With International Women's Day coming up next week, the Delta Fire Department is celebrating a first.
Firefighter Madeleine Lamphier recently became the department's first female officer.
"For us it's an exciting time," said Chief Dan Copeland.
The department's officers supervise a hall or an apparatus, make sure everyone is doing what they're supposed to and can be tasked with being an incident commander.
Lamphier, who lives in Tsawwassen with her husband, fellow firefighter Kelly Olson, and the couple's two daughters, Anneli and Lucy, started her firefighting career in Delta in 2001.
Firefighting, however, wasn't initially on her radar when she was thinking of her future, she said.
"I always knew that I wanted to do something physical," Lamphier said, adding she knew she wanted to be a part of something "bigger than myself."
Lamphier said she only started to consider a career as a firefighter after meeting a female forestry firefighter "who was about half my size."
Firefighting is a male dominated profession Lamphier is one of only two females in Delta's fire department, which includes a complement of 165 members - but she said being a woman has never been an issue.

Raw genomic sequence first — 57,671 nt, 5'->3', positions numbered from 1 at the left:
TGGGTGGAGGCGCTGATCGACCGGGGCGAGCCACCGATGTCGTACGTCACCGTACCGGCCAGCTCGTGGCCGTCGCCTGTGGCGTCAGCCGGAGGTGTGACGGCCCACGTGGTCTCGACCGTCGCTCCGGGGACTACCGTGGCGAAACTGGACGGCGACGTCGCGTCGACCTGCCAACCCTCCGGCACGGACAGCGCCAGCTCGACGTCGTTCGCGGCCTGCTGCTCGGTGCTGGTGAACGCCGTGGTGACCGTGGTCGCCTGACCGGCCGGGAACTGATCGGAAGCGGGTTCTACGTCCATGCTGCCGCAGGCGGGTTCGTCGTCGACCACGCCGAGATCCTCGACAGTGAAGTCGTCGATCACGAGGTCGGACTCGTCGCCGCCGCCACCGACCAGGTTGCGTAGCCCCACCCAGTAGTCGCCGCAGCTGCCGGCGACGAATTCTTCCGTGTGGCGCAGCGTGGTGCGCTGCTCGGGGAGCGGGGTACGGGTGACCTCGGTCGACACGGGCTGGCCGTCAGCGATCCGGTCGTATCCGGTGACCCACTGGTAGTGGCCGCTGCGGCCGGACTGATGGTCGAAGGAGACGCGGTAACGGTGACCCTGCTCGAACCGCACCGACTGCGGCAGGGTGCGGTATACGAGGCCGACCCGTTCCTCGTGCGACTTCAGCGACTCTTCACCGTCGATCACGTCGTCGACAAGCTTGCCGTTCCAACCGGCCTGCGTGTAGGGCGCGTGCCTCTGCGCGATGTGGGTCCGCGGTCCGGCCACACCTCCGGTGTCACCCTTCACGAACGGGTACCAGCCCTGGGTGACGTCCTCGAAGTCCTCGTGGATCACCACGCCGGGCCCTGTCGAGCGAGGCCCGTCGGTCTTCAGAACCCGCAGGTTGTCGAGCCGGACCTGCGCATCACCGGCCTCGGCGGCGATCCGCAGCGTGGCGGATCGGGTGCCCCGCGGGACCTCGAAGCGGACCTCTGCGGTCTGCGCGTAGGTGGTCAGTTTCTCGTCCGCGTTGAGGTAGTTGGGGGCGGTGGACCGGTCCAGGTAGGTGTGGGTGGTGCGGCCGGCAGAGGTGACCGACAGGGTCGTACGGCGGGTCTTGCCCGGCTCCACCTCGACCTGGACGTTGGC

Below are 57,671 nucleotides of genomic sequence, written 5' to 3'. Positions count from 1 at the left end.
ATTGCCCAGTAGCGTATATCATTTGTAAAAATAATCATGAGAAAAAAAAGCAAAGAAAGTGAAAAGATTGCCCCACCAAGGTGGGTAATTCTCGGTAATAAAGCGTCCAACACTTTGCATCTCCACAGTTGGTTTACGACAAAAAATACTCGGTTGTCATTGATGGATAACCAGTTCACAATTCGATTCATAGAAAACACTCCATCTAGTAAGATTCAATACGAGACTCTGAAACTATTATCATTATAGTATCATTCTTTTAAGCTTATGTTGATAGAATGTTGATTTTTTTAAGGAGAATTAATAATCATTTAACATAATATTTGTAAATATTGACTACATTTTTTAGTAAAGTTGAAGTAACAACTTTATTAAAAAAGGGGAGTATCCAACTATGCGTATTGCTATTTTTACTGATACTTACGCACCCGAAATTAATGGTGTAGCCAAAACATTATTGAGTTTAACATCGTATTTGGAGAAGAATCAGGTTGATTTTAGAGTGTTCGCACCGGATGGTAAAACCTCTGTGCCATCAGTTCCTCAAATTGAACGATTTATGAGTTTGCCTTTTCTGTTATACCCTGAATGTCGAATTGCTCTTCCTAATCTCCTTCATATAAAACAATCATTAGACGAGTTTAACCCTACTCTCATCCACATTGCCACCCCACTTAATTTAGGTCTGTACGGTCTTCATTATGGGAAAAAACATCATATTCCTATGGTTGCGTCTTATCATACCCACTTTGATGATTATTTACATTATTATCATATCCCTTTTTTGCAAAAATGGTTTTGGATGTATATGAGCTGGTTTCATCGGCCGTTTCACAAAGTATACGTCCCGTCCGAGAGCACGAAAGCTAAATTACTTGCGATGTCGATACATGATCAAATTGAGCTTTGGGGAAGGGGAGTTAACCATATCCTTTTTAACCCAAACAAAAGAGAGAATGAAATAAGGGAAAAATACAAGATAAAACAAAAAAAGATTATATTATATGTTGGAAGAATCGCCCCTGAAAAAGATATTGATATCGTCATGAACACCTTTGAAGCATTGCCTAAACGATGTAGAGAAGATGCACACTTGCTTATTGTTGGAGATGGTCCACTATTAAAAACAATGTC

And having grown up as the only girl in the neighbourhood, she was used to it at an early age.
Lamphier, who is one of the department's peer fitness trainers, said she might approach a situation differently than one of her larger, male counterparts but she is just as able to tackle any challenge on the job.
Battalion chief Ken Johnson, who has been with Delta Fire Department for more than three decades, praised Lamphier's work ethic.
"She's the first one in and the last one out," he said, adding she passed the officer training program with flying colours.
Johnson said when looking at firefighters he bases his assessment on whether he would feel comfortable charging through the front door of a burning building with them, and, without hesitation, he said he would follow Lamphier into any blaze.